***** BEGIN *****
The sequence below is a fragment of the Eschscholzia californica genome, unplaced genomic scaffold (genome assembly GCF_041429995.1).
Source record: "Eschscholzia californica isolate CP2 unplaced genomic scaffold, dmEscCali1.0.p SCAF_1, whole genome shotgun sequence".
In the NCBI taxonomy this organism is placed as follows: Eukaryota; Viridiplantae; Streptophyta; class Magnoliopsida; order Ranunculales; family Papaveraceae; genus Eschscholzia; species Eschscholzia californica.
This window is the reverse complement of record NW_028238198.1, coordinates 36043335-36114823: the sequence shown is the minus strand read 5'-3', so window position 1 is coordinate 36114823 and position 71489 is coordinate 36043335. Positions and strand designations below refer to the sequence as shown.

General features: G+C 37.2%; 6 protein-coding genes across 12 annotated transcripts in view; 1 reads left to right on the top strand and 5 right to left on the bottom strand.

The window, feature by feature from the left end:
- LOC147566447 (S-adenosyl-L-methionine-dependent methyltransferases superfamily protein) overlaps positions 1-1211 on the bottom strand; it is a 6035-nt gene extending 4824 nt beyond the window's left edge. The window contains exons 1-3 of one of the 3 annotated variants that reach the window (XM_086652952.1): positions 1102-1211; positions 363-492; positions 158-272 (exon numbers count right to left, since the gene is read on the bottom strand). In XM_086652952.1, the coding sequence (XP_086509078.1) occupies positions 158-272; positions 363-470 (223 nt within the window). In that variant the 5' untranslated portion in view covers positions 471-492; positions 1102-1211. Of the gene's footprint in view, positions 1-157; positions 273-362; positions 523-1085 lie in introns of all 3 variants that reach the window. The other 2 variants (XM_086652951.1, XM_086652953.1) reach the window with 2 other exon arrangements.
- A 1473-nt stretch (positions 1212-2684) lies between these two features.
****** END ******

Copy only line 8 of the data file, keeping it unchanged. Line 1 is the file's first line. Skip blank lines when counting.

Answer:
- A 1473-nt stretch (positions 1212-2684) lies between these two features.